United States District Court, E.D. California
GILROY E. JOHNSON, Plaintiff,
LEE KELLEY, Defendant.
DEBORAH BARNES UNITED STATES MAGISTRATE JUDGE
is a state prisoner proceeding pro se and in forma pauperis
with an action under 42 U.S.C. Â§ 1983. Plaintiff alleges
defendant was deliberately indifferent to his serious medical
need in violation of the Eighth Amendment. Before the court
is plaintiffâs motion to compel. For the reasons set forth
below, this court will grant the motion in part.
case is proceeding on plaintiff’s original complaint,
filed here on July 13, 2018. (ECF No. 1.) Plaintiff alleges
that when he was incarcerated at California State Prison,
Sacramento in 2017, he was seen by defendant, a nurse there,
for severe shoulder pain. Defendant refused to refer
plaintiff to a doctor or otherwise treat his pain. As a
result, plaintiff suffered shoulder pain for several months
until he was transferred to Kern Valley State Prison. At Kern
Valley, he was diagnosed by a doctor with impingement
screening, this court found plaintiff stated a potentially
cognizable Eighth Amendment claim against defendant. (ECF No.
8.) On January 29, 2019, defendant answered the complaint.
(ECF No. 17.) After a settlement conference did not resolve
this action, the court issued a discovery and scheduling
order on April 11, 2019. (ECF No. 27.) Among other things,
the order set a deadline of August 9, 2019 for all discovery,
including motions to compel discovery.
document dated August 11 and filed here on August 19,
plaintiff moves to compel defendant to respond to
plaintiff’s request for production of documents. (ECF
No. 33.) Defendant opposes the motion. (ECF No. 34.)
Rule 37 of the Federal Rules of Civil Procedure, “a
party seeking discovery may move for an order compelling an
answer, designation, production, or inspection.”
Fed.R.Civ.P. 37(a)(3)(B). The court may order a party to
provide further responses to an “evasive or incomplete
disclosure, answer, or response.” Fed.R.Civ.P.
37(a)(4). “District courts have ‘broad discretion
to manage discovery and to control the course of litigation
under Federal Rule of Civil Procedure 16.’”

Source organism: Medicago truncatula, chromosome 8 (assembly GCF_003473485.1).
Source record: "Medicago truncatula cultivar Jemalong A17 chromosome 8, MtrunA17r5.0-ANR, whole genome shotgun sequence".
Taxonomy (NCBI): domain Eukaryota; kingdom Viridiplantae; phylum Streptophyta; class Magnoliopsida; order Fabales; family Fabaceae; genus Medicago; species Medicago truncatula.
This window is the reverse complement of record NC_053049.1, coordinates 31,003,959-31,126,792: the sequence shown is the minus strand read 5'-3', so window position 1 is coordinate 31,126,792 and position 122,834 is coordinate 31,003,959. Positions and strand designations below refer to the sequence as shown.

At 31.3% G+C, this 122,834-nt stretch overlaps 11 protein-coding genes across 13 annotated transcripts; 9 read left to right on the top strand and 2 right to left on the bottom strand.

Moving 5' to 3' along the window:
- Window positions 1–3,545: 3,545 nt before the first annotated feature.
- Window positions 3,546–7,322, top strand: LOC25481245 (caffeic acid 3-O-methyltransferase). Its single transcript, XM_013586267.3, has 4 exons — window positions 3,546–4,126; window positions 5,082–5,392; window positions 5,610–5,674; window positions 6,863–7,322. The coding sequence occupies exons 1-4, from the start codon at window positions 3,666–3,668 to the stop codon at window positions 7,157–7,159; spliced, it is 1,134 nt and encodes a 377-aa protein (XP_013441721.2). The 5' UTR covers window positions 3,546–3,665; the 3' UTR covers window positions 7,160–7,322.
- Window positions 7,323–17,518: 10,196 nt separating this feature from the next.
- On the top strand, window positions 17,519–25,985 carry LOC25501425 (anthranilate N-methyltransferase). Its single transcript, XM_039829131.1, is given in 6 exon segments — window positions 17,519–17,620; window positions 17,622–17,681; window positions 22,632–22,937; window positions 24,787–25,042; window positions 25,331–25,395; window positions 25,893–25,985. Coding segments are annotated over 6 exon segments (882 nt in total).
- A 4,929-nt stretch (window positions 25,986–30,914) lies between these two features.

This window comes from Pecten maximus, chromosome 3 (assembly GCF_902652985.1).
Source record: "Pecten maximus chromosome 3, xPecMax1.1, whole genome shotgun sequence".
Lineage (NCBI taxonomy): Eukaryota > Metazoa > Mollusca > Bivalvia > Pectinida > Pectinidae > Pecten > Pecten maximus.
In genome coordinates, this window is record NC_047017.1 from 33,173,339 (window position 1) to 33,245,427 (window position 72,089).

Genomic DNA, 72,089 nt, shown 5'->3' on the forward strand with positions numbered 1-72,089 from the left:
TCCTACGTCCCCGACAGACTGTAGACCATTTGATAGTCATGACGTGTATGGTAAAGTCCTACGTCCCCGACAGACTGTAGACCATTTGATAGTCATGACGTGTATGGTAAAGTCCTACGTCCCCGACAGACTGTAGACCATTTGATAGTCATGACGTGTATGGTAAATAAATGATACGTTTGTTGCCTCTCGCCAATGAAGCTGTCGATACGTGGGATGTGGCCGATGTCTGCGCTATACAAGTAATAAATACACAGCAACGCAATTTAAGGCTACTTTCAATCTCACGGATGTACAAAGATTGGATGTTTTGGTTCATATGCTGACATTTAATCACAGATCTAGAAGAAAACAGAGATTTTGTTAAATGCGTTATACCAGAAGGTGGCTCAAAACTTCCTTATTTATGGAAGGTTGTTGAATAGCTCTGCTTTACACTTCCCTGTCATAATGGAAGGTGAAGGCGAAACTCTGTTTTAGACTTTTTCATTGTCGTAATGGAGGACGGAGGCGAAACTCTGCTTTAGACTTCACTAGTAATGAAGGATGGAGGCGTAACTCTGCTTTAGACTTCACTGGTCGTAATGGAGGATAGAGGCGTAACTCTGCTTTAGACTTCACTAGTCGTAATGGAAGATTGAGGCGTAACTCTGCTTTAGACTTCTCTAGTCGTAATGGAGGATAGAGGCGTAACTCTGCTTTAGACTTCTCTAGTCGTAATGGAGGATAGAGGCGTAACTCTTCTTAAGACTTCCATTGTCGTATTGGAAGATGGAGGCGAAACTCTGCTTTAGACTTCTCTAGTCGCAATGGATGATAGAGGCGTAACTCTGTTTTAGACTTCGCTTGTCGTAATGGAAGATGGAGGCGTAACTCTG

Hunt v. County of Orange, 672 F.3d 606, 616 (9th
Cir. 2012) (quoting Avila v. Willits Envtl. Remediation
Trust, 633 F.3d 828, 833 (9th Cir. 2011)).
party moving to compel bears the burden of informing the
court (1) which discovery requests are the subject of the
motion to compel, (2) which of the responses are disputed,
(3) why the party believes the response is deficient, (4) why
any objections are not justified, and (5) why the information
sought through discovery is relevant to the prosecution of
this action. McCoy v. Ramirez, No. 1:13-cv-1808-MJS
(PC), 2016 WL 3196738, at *1 (E.D. Cal. June 9, 2016);
Ellis v. Cambra, No. 1:02-cv-5646-AWI-SMS PC, 2008
WL 860523, at *4 (E.D. Cal. Mar. 27, 2008). The reach of Rule
34 of the Federal Rules of Civil Procedure, which governs
requests for production, “extends to all relevant
documents, tangible things, and entry upon designated land or
other property.” Clark v. Vega Wholesale Inc.,
181 F.R.D. 470, 472-73 (D. Nev. 1998) (citing 8A C. Wright
& A. Miller, Federal Practice and Procedure
§ 2206, at 381).
purpose of discovery is to “remove surprise from trial
preparation so the parties can obtain evidence necessary to
evaluate and resolve their dispute.” United States
v. Chapman University, 245 F.R.D. 646, 648 (C.D. Cal.
2007) (quotation and citation omitted). Rule 26(b)(1) of the
Federal Rules of Civil Procedure offers guidance on the scope
of discovery permitted:
Parties may obtain discovery regarding any nonprivileged
information that is relevant to any party's claim or
defense and proportional to the needs of the case,
considering the importance of the issues at stake in the
action, the amount in controversy, the parties' relative
access to relevant information, the parties' resources,
the importance of the discovery in resolving the issues, and
whether the burden or expense of the proposed discovery
outweighs its likely benefit. Information within this scope
of discovery need not be admissible in evidence to be
for purposes of discovery is defined very broadly.”
Garneau v. City of Seattle, 147 F.3d 802, 812 (9th
Cir. 1998). “The party seeking to compel discovery has
the burden of establishing that its request satisfies the
relevancy requirements of Rule 26(b)(1). Thereafter, the
party opposing discovery has the burden of showing that the
discovery should be prohibited, and the burden of clarifying,
explaining or supporting its objections.” Bryant v.
Ochoa, No. 07cv200 JM (PCL), 2009 WL 1390794, at *1
(S.D. Cal. May 14, 2009) (internal citation omitted).
Plaintiff’s Request for Documents and ...